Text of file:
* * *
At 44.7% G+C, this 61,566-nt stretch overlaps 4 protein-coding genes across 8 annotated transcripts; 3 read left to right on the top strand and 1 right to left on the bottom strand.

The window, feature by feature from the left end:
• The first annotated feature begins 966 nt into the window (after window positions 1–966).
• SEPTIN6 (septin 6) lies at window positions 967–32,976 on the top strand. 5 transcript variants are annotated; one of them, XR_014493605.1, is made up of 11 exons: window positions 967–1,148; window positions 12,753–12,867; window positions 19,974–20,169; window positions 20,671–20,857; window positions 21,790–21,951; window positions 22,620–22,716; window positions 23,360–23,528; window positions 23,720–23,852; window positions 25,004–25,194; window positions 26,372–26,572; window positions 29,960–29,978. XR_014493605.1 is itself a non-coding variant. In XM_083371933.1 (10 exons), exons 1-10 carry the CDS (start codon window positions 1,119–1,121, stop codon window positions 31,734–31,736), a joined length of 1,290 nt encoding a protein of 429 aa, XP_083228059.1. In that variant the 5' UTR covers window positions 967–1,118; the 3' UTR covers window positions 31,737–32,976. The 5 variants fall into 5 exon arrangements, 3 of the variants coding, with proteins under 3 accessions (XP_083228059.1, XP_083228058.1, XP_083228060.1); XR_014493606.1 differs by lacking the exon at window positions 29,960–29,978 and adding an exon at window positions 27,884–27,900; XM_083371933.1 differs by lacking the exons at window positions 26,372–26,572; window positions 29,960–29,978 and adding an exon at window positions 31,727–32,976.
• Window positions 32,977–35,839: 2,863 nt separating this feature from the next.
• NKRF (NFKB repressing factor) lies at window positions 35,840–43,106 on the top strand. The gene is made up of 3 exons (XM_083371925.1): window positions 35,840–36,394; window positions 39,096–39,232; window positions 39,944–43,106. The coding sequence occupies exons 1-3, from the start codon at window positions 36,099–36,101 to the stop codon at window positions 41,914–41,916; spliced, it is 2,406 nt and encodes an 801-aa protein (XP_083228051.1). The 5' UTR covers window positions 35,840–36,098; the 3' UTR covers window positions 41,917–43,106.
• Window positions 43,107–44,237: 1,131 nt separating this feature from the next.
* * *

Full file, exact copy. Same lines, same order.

At 44.7% G+C, this 61,566-nt stretch overlaps 4 protein-coding genes across 8 annotated transcripts; 3 read left to right on the top strand and 1 right to left on the bottom strand.

The window, feature by feature from the left end:
• The first annotated feature begins 966 nt into the window (after window positions 1–966).
• SEPTIN6 (septin 6) lies at window positions 967–32,976 on the top strand. 5 transcript variants are annotated; one of them, XR_014493605.1, is made up of 11 exons: window positions 967–1,148; window positions 12,753–12,867; window positions 19,974–20,169; window positions 20,671–20,857; window positions 21,790–21,951; window positions 22,620–22,716; window positions 23,360–23,528; window positions 23,720–23,852; window positions 25,004–25,194; window positions 26,372–26,572; window positions 29,960–29,978. XR_014493605.1 is itself a non-coding variant. In XM_083371933.1 (10 exons), exons 1-10 carry the CDS (start codon window positions 1,119–1,121, stop codon window positions 31,734–31,736), a joined length of 1,290 nt encoding a protein of 429 aa, XP_083228059.1. In that variant the 5' UTR covers window positions 967–1,118; the 3' UTR covers window positions 31,737–32,976. The 5 variants fall into 5 exon arrangements, 3 of the variants coding, with proteins under 3 accessions (XP_083228059.1, XP_083228058.1, XP_083228060.1); XR_014493606.1 differs by lacking the exon at window positions 29,960–29,978 and adding an exon at window positions 27,884–27,900; XM_083371933.1 differs by lacking the exons at window positions 26,372–26,572; window positions 29,960–29,978 and adding an exon at window positions 31,727–32,976.
• Window positions 32,977–35,839: 2,863 nt separating this feature from the next.
• NKRF (NFKB repressing factor) lies at window positions 35,840–43,106 on the top strand. The gene is made up of 3 exons (XM_083371925.1): window positions 35,840–36,394; window positions 39,096–39,232; window positions 39,944–43,106. The coding sequence occupies exons 1-3, from the start codon at window positions 36,099–36,101 to the stop codon at window positions 41,914–41,916; spliced, it is 2,406 nt and encodes an 801-aa protein (XP_083228051.1). The 5' UTR covers window positions 35,840–36,098; the 3' UTR covers window positions 41,917–43,106.
• Window positions 43,107–44,237: 1,131 nt separating this feature from the next.